TRANSPORT MINISTER David Jamieson last week rejected criticism that the government was failing to take road safety seriously enough.
The minister told an adjournment debate in the House of Commons that local safety plans had to be the responsibility of local authorities.
'On local roads, local authorities must make the decisions as they are best placed to respond to the local communities and take appropriate action, using the extra money that comes through the local transport plans, ' said Jamieson.
Jamieson was responding to criticism from MPs in a debate over the government's response to the transport local government and the regions select committee's report on road traffic, published this summer (NCE 4 July).
The report called for wider use of speed cameras, more guidance to local authorities about the setting of speed limits, and more funds to allow roads to be re-engineered to ensure that speed limits are obeyed.
'Some of the estates built in the 1960s had long straight roads with many intersections and were very dangerous, 'he added.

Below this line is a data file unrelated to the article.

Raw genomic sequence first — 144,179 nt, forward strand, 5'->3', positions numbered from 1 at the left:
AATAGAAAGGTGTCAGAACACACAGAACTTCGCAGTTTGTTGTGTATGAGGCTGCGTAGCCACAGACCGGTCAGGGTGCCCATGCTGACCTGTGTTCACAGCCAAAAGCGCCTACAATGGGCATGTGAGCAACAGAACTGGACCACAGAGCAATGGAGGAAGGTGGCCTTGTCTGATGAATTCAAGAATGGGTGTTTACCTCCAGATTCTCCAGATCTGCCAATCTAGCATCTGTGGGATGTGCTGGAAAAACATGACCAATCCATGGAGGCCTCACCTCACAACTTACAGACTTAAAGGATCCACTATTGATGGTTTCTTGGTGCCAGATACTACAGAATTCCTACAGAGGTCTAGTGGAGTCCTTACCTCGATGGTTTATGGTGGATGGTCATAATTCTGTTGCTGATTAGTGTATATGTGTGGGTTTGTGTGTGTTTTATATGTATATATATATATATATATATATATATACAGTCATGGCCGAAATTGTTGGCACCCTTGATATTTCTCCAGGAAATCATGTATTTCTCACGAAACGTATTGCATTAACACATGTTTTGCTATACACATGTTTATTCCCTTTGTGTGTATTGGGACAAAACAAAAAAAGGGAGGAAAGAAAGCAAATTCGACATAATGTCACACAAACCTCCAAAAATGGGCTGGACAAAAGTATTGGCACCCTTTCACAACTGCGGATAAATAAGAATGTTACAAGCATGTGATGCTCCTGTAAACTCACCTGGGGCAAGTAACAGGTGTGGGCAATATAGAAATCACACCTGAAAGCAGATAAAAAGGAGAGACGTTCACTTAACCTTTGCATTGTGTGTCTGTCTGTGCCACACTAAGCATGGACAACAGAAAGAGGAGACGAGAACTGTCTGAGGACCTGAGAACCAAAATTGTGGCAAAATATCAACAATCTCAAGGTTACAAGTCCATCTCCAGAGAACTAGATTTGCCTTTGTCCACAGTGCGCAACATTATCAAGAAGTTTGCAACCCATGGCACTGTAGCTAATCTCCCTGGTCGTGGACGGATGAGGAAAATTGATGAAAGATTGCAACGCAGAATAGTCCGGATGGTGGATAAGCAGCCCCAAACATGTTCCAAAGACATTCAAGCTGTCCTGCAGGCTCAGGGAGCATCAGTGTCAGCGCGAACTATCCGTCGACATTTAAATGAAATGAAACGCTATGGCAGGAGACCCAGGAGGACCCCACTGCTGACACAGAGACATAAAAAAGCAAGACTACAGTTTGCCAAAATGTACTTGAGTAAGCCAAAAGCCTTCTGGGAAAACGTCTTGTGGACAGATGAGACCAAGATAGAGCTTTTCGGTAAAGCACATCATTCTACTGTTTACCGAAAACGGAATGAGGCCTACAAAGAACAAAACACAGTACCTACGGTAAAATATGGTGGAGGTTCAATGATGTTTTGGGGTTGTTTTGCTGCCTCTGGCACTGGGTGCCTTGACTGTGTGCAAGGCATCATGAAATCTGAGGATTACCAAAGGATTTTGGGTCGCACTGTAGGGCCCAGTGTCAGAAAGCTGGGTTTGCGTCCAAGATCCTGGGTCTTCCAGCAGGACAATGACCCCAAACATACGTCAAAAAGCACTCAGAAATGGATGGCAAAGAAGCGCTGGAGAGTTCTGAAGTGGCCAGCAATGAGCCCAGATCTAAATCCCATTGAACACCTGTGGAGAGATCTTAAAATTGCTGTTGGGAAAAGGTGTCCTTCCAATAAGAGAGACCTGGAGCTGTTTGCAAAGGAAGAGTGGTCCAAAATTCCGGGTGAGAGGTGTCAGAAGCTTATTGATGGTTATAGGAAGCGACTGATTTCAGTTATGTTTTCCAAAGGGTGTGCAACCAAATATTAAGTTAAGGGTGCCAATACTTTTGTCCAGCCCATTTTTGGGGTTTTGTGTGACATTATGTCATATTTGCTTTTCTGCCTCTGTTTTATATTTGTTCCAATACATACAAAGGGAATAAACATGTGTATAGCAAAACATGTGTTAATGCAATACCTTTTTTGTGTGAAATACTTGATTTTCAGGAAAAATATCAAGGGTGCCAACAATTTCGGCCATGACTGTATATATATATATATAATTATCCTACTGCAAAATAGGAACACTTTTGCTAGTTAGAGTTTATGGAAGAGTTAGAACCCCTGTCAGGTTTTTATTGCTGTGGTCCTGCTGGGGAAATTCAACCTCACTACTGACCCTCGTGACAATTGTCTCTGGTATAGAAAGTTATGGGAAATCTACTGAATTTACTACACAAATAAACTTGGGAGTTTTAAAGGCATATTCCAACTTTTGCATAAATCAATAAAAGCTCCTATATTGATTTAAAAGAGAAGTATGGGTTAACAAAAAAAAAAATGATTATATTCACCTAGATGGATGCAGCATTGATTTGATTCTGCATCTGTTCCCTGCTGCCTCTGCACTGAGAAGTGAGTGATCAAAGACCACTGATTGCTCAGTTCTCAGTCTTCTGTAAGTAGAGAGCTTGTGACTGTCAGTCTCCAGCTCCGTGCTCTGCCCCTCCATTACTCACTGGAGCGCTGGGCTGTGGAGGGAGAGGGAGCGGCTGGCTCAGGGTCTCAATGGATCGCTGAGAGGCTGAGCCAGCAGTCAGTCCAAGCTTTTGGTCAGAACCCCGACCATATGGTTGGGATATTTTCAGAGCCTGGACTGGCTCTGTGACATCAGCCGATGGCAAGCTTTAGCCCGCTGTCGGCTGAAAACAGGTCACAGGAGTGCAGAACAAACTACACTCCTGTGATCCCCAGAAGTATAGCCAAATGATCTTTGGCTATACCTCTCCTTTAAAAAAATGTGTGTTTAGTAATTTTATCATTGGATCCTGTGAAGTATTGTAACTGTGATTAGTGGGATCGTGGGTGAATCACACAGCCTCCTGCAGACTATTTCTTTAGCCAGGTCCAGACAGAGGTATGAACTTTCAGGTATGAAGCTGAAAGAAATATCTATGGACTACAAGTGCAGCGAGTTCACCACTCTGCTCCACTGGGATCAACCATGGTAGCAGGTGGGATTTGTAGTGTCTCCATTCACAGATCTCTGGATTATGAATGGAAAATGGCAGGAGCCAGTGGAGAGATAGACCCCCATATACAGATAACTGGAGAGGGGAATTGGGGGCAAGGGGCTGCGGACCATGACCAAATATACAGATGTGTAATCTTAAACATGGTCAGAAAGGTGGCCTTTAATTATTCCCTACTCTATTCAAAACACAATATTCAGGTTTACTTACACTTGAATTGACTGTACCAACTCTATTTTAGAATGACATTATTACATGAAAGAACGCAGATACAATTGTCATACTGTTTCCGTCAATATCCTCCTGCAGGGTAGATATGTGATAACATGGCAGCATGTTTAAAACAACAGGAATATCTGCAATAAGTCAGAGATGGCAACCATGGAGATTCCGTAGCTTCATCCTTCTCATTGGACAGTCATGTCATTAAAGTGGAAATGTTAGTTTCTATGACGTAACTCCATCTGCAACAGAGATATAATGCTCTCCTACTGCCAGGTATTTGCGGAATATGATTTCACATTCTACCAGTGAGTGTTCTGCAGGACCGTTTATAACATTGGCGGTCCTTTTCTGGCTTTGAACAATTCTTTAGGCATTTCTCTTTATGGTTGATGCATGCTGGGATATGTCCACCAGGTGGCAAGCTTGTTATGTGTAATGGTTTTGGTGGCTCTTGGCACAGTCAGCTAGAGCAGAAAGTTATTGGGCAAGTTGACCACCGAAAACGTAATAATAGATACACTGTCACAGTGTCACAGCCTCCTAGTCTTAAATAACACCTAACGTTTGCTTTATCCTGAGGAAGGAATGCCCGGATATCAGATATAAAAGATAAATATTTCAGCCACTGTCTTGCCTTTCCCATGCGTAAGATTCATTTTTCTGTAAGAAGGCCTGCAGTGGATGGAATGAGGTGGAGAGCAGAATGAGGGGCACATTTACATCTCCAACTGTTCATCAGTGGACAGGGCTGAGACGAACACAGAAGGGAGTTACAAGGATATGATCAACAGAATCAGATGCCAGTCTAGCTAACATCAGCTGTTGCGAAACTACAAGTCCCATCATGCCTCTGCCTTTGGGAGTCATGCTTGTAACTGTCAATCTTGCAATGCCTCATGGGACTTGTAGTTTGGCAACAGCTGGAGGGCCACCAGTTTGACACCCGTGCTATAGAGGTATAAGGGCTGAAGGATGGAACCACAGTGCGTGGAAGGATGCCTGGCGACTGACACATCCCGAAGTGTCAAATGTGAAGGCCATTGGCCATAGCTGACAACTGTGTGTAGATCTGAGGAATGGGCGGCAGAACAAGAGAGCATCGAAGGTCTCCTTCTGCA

Jamieson's response failed to satisfy select committee chair Gwyneth Dunwoody. 'We can ask the government to do a better job in several respects.
'Why have they not responded to the recommendation that they should identify how much a comprehensive national package of traffic calming measures would cost?' she asked.
'The reality is that people do not respond to being told to drive slowly; they need some form of control.'
Demand for 20mph residential limit
ALL RESIDENTIAL areas should be traffic calmed and have a speed limit of 20mph in a bid to cut child road deaths, according to a report published this week by the Institute of Public Policy Research (IPPR).
Deprived areas should get priority said the IPPR, a left wing think tank.
Research commissioned by the IPPR and Imperial College Centre for Transport Studies showed that children in these areas are three times more likely to be hit by a car.
The report, Streets ahead - safe and liveable streets for children, calls for all local transport plans to include pedestrian casualty reduction targets and a speed management strategy.
Just one in three local transport plans includes such a policy at present.
INFOPLUS www. ippr. org. uk